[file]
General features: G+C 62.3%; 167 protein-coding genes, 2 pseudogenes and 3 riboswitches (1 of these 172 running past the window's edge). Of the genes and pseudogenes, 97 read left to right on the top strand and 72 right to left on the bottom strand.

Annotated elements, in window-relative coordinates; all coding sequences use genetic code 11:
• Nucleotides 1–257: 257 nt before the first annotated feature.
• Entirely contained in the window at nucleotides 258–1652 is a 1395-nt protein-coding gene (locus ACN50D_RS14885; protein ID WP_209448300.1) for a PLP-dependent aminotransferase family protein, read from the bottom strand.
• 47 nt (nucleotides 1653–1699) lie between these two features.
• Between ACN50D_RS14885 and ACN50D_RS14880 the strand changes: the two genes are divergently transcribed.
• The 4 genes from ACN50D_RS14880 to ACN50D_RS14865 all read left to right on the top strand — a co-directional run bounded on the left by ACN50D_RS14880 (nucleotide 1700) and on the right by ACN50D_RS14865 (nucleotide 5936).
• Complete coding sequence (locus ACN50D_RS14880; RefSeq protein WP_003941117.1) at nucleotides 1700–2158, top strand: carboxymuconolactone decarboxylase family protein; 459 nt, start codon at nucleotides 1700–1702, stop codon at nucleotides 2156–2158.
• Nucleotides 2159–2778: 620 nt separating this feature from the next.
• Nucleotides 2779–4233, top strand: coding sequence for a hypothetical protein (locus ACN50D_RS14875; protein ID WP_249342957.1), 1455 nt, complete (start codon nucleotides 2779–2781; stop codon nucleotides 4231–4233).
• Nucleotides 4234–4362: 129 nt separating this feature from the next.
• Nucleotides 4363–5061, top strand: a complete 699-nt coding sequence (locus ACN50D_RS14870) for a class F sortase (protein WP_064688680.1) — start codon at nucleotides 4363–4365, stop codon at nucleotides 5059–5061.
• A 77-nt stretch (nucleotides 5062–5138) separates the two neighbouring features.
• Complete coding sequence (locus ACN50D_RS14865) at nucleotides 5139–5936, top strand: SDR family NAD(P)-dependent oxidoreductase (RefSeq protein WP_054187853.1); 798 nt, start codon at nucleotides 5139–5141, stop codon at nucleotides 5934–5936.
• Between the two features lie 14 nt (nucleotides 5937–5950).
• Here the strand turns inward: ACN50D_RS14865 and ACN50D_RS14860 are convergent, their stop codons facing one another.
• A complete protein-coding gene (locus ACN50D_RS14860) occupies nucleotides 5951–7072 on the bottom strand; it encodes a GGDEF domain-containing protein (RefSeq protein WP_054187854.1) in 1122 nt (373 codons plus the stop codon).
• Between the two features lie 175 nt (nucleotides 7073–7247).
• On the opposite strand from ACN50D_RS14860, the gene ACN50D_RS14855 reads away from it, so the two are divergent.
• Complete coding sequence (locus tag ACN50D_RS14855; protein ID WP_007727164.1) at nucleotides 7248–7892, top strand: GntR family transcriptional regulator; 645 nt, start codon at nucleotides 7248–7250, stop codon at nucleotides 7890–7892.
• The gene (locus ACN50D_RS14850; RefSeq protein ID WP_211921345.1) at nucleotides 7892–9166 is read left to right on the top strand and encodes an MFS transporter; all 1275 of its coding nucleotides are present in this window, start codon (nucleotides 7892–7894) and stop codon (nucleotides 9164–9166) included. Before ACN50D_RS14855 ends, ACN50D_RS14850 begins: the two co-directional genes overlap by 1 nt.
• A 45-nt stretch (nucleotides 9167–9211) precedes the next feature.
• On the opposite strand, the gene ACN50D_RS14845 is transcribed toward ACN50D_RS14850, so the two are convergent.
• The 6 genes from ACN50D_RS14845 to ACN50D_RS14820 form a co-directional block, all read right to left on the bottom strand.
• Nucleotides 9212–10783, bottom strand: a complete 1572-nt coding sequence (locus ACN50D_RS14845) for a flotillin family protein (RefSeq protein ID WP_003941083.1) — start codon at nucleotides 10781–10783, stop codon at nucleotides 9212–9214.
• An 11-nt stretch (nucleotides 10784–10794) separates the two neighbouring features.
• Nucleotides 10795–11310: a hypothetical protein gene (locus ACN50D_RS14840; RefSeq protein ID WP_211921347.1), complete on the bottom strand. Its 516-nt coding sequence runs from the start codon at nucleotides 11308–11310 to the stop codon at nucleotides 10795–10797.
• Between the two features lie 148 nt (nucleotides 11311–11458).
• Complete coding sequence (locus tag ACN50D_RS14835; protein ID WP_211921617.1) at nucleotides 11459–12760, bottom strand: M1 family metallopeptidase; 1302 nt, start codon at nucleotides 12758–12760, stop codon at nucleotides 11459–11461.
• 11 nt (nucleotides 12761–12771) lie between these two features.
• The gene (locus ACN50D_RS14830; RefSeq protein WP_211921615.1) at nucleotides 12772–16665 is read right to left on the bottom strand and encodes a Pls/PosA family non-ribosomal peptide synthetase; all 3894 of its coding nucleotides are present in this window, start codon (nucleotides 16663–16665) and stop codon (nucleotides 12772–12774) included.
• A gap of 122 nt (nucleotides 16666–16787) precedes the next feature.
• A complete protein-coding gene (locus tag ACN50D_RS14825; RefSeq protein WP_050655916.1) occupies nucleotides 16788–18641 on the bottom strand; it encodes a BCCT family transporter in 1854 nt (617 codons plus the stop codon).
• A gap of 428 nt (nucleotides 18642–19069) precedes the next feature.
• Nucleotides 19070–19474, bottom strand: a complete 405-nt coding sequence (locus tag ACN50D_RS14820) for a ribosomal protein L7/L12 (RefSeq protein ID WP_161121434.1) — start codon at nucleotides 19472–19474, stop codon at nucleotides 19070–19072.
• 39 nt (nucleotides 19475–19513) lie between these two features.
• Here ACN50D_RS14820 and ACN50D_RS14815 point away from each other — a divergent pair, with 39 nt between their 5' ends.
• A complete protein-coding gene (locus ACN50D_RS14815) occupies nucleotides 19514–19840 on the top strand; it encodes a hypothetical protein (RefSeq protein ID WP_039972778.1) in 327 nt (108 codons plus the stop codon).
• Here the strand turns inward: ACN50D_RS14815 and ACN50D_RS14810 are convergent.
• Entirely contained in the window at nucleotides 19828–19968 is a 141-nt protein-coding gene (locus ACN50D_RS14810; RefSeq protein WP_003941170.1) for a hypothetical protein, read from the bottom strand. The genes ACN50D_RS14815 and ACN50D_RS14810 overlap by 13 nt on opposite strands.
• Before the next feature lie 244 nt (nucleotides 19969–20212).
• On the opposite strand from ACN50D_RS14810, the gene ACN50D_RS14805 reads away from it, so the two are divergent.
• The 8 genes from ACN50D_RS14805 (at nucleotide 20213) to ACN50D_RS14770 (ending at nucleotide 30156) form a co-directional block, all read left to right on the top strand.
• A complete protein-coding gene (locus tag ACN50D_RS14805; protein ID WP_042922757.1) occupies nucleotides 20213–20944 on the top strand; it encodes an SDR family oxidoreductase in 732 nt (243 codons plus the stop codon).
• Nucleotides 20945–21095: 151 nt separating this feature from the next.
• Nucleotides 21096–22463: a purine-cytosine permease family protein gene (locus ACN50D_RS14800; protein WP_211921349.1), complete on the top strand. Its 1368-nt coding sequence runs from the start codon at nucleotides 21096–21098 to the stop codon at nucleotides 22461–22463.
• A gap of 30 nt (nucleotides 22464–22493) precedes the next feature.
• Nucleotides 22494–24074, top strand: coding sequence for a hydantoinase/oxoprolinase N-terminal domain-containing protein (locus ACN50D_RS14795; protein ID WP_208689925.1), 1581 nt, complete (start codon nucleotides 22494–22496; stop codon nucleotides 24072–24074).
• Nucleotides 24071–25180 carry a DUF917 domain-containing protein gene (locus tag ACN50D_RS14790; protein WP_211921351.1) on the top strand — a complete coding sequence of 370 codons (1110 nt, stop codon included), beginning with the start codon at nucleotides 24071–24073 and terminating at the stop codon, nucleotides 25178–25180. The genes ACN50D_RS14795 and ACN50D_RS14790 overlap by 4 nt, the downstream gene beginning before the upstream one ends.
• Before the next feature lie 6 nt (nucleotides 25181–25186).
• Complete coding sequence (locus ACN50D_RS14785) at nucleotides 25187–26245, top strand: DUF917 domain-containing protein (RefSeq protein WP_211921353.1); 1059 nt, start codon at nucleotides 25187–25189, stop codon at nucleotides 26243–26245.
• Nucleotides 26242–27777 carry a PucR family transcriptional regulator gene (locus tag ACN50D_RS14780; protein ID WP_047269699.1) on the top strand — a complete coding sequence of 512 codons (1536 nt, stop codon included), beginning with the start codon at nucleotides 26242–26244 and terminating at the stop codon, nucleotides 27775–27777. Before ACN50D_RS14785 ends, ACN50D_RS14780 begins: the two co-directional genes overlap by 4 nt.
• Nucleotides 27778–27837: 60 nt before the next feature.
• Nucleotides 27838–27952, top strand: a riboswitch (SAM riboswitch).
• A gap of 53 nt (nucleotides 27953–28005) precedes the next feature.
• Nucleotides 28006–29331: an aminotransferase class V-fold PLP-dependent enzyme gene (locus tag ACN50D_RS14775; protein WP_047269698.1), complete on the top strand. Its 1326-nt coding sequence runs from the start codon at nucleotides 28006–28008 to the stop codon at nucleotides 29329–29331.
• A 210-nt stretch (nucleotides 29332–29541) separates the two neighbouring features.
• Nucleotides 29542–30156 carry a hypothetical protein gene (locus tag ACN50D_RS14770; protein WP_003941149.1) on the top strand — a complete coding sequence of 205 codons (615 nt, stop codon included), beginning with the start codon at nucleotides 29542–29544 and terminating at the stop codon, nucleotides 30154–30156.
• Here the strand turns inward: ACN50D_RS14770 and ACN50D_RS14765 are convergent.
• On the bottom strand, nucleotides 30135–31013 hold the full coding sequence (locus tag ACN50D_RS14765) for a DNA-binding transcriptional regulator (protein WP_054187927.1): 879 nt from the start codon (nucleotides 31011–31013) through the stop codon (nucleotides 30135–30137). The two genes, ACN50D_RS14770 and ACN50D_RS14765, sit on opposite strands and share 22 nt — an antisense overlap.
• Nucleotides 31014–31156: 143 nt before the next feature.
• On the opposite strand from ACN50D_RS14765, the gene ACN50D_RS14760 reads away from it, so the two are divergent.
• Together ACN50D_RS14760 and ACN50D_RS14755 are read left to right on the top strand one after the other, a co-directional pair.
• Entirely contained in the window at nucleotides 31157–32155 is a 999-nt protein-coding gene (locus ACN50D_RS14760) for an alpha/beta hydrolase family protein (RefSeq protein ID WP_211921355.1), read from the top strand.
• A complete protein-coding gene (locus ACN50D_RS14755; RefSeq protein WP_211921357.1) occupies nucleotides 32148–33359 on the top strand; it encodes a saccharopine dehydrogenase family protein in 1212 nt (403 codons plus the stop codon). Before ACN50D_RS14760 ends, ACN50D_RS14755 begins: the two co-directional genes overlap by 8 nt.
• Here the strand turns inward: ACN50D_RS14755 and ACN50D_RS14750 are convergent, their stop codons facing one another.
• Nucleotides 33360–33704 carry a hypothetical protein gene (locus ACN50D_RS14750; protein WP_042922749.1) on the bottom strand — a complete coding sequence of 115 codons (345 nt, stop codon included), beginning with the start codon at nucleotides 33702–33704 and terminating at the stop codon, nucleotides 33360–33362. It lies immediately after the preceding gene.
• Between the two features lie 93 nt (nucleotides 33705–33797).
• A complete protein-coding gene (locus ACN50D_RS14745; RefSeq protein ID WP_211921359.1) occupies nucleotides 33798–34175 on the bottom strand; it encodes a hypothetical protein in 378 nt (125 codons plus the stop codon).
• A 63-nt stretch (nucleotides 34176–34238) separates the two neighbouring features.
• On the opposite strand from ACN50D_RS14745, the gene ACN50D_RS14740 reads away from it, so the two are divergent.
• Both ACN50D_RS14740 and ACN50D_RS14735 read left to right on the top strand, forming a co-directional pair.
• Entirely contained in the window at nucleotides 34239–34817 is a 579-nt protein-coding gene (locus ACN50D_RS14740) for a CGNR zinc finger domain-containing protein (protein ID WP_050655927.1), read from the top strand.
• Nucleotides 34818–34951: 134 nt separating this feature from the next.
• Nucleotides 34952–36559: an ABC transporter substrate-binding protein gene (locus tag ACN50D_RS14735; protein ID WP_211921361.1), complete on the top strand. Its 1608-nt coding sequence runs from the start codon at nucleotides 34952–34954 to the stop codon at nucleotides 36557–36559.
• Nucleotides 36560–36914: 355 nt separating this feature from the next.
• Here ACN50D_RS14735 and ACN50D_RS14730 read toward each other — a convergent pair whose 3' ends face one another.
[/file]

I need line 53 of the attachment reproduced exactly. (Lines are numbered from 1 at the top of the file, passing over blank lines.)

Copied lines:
• Nucleotides 27778–27837: 60 nt before the next feature.